Jump to Content
Download Final Report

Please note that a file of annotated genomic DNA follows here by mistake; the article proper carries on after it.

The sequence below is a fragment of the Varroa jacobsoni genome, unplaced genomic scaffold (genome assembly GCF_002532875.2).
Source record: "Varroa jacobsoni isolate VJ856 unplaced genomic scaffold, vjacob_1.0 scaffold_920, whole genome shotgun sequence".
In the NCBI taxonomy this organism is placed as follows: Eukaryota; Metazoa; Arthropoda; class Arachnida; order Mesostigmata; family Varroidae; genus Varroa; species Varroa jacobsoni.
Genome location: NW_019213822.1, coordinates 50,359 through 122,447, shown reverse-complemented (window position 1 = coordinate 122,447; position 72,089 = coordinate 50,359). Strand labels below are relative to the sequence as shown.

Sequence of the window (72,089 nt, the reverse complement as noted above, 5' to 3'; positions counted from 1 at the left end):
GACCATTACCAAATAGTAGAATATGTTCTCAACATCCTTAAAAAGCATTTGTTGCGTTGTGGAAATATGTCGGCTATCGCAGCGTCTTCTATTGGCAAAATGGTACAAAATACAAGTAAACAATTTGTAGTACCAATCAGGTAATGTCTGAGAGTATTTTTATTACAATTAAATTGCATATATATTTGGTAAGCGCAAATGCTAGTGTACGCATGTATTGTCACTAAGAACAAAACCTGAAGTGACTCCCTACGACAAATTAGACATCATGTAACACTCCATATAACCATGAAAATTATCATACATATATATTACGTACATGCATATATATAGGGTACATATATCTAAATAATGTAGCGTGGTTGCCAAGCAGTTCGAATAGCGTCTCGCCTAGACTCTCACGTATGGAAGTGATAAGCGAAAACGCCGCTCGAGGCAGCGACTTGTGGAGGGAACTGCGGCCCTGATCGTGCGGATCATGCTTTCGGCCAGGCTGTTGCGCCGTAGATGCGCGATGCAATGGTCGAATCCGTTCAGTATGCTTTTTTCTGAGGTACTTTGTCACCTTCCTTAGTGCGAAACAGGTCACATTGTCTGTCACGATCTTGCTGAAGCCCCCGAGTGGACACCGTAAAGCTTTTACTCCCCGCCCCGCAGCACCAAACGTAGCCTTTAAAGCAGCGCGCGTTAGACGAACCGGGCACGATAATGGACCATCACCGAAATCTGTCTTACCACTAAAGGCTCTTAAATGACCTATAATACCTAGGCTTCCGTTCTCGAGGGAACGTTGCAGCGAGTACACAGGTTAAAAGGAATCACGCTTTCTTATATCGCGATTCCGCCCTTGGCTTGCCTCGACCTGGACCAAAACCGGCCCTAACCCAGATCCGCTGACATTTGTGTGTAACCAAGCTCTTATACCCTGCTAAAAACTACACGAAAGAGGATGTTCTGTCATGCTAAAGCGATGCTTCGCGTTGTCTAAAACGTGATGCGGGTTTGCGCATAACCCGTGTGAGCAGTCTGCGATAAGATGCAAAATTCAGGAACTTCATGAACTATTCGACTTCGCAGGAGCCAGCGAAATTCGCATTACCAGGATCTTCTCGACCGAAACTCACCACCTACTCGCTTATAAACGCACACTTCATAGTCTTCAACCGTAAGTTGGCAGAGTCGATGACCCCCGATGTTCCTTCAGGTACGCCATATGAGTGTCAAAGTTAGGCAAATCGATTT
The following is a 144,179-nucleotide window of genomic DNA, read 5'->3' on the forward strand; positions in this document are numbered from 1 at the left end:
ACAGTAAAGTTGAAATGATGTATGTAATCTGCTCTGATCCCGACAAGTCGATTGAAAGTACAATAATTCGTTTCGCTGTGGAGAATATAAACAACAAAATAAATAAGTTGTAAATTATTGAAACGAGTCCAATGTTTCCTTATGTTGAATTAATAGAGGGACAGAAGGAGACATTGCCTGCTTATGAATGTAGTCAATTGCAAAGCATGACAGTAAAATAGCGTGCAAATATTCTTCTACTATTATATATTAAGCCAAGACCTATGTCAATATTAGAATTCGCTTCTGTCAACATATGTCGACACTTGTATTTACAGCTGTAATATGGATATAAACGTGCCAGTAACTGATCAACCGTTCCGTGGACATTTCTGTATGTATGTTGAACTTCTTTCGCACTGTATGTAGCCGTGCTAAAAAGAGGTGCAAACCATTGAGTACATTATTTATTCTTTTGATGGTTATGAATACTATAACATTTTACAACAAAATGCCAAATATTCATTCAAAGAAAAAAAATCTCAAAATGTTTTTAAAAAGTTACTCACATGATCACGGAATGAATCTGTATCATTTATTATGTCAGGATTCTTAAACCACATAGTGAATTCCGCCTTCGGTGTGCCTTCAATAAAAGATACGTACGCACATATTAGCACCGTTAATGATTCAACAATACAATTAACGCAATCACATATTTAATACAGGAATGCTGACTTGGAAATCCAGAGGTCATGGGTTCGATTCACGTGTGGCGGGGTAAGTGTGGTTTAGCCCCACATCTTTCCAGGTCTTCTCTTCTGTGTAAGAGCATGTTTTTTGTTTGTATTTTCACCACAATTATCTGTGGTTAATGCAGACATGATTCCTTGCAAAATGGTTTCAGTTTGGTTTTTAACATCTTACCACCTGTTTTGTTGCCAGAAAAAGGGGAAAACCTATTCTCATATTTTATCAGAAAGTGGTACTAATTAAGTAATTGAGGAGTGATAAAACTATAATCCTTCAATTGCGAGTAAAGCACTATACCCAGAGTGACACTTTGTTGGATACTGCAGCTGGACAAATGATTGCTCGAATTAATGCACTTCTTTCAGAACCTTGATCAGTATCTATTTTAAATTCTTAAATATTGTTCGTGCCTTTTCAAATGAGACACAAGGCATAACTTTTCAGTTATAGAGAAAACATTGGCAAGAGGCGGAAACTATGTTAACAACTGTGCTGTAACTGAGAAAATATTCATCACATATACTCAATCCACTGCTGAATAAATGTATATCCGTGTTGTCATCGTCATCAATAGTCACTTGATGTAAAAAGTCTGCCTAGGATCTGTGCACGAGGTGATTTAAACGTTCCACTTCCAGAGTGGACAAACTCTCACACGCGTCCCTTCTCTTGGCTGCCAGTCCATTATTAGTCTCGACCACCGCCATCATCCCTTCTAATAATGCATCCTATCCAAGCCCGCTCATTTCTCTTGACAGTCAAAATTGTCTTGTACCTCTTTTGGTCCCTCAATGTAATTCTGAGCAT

[ Download PDF: 22KB]